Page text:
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August 2018 issue – Mātauranga Māori Programme

Feature: Reclaiming Māori oral histories to understand tsunami hazard and history


In this Mātauranga Māori Programme spotlight we find out about work exploring Māori ancestral experience with tsunami(s) on Rangitoto (D’Urville Island). The experience is described in a story called the Rival Wizards, which is one of a number of Māori ‘folk tales’ published in 1907 by the European ethnographer Alfred Grace (1867 – 1942). Researchers spoke with members of Ngāti Koata and Ngāti Kuia to explore their understanding and perception of the story, and the great waves it depicts. 

In addition to this, the newsletter includes a story on the development of te reo resources for whānau, hapū, iwi, marae – Wānanga and Māori language teachers across Aotearoa, explores the use of iwi management plans in natural hazard management and discusses the development of tsunami risk reduction activities for Kura Kaupapa Māori in Hawke’s Bay. 

We also get to know Jake Robinson, a PhD student in the research team who is investigating sediment tracing in the Whanganui River catchment. 


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July 2018

Programme spotlight: Urban

Feature: City to City Collaborative and Knowledge Sharing Network

In this issue we learn about the Urban programme’s work creating a City to City Collaborative and Knowledge Sharing Network for New Zealand. In addition to this, the newsletter includes findings from a study into the role of Buddhist pagodas in the response and recovery of Auckland’s South East Asian communities, insights into the resilience of our civil infrastructure firms and hospitality businesses, as well as that of staff and students at The University of Auckland. We also hear about two Auckland resilience initiatives focused on the city’s Pasifka communities. The issue also features five Urban programme students: Nichapat Sanunsilp, Sam Wilson, Rob Cardwell, Heiman Dianat and Jake McPhee.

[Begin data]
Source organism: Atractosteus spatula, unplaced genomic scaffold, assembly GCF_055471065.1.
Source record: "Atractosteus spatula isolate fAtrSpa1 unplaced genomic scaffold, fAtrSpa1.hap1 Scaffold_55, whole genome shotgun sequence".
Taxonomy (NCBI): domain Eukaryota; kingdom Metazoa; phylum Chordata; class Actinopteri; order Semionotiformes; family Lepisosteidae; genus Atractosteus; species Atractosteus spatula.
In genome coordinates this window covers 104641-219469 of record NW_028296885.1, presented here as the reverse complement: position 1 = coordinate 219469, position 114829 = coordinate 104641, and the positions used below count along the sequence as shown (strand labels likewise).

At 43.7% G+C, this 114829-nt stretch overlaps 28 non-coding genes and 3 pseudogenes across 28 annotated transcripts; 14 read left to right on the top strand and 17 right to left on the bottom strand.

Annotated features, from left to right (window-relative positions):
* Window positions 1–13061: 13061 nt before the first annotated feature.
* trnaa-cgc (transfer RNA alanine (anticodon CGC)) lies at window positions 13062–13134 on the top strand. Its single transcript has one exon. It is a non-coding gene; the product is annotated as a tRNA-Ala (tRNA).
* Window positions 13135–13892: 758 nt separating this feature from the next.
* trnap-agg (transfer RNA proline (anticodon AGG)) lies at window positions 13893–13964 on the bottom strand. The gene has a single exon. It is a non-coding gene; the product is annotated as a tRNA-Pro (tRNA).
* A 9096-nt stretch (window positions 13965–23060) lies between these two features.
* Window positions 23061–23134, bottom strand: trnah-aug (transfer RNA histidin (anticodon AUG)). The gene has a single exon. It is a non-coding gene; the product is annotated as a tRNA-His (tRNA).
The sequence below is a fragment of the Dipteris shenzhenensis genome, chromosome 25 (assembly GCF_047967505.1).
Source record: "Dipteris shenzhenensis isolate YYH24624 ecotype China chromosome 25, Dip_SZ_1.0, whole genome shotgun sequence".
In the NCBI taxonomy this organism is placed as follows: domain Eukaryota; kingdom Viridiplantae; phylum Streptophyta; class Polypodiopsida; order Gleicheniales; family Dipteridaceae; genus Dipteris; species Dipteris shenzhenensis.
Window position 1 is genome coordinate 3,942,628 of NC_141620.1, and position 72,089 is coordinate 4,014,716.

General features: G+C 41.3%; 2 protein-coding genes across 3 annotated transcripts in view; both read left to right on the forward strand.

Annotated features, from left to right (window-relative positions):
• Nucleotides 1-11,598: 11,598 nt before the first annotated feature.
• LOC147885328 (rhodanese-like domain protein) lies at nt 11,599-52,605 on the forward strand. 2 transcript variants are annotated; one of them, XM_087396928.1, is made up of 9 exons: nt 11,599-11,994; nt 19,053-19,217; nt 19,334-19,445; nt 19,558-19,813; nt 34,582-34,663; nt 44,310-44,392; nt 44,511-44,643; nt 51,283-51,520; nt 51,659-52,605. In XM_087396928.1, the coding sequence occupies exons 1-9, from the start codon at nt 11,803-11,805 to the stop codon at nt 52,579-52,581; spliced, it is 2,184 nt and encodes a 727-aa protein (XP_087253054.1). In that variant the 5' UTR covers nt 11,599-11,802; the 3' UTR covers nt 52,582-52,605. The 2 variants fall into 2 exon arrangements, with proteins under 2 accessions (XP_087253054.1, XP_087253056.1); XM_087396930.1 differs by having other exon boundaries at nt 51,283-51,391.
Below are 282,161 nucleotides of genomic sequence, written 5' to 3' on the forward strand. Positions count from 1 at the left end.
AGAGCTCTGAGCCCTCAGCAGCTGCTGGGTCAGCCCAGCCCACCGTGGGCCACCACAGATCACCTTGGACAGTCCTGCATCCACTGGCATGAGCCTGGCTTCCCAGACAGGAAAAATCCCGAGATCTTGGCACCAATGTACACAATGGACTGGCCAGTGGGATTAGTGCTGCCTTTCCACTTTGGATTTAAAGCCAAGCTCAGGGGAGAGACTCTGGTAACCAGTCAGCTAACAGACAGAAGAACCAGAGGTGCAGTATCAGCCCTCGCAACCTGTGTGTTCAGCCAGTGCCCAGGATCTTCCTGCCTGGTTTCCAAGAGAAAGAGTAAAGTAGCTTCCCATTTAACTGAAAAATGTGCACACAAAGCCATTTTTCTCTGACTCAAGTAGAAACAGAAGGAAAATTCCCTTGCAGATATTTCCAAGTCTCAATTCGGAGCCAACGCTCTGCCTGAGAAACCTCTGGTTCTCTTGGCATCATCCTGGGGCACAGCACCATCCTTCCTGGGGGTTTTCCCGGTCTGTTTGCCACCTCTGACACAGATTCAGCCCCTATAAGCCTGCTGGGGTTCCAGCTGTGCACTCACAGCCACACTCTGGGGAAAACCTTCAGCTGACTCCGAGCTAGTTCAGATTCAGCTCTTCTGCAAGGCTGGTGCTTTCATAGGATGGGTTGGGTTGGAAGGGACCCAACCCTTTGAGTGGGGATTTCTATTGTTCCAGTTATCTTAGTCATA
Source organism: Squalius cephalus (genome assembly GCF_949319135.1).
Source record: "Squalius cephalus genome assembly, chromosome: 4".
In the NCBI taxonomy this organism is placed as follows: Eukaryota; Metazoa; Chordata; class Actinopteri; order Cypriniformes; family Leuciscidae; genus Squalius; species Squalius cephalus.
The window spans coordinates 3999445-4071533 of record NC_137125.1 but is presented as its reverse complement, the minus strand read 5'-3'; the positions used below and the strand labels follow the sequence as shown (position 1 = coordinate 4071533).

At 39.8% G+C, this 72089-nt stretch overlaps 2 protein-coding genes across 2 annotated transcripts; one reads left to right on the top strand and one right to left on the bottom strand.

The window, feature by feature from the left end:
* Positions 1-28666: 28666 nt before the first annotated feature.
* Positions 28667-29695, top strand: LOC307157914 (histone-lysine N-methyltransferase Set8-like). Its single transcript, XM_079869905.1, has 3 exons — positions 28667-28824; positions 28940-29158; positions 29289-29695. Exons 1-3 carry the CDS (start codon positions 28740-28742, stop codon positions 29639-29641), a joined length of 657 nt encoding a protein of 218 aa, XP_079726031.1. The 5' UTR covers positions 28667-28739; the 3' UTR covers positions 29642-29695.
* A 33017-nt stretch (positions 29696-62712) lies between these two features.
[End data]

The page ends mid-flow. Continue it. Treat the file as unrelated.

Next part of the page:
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June 2018

Programme spotlight: Culture

Feature: Wellington Resilience

This issue’s feature story delves into the Culture programme’s work in our hazard-vulnerable capital city. We learn how the public responded to the recently release Project AF8 videos, and the role of social media in community natural hazard resilience. The use of Minecraft and LEGO to get kids involved in Disaster Risk Reduction is explored, as well as how Petone and Eastbourne residents reacted to the potential tsunami threat after the 2016 Kaikōura earthquake. We also hear from Culture programme PhD students Marion Tan, Lauren Vinnell and Lisa McLaren.

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May 2018

Programme spotlight: Edge

Feature: Living at the Edge

The Edge programme’s feature story outlines the work that resulted in their winning the inaugural Terry Healy Coastal Project Award from the New Zealand Coastal Society. The newsletter also includes findings from a survey the team carried out that investigated how Hawke’s Bay residents think coastal hazards in the region should be managed, as well as insights into the work the team is doing around co-creation and managed retreat. We also hear from Edge programme PhD students Laura Robichaux and Ashton Eaves.

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April 2018

Programme spotlight: Infrastructure

Feature: Electricity

In this issue’s feature story we learn about the challenges faced when trying to keep the electricity on during and after a natural hazard event. The infrastructure programme also outlines work into Auckland’s ability to evacuate if a volcano erupts, understanding network interdependencies in a natural hazard event and the state of our country’s stopbanks. We also hear from PhD student Xavier Bellagamba about his work exploring the resilience of our urban water supply systems to earthquakes. 

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March 2018

Programme spotlight: Rural

Feature: Project AF8

The Rural team talk about thier work with Project AF8 in this issue’s feature story, and how an Alpine Fault earthquake might impact New Zealand. The issue also profiles Tyler Barton’s work around New Zealand’s disaster risk responses, provides an insight into the programme’s systematic review of rural resilience and a story about the research being done a year after the Port Hills Fires. We also hear from Rural programme PhD student Alistair Davies and Master’s student Kristie-Lee Thomas about their theses. 

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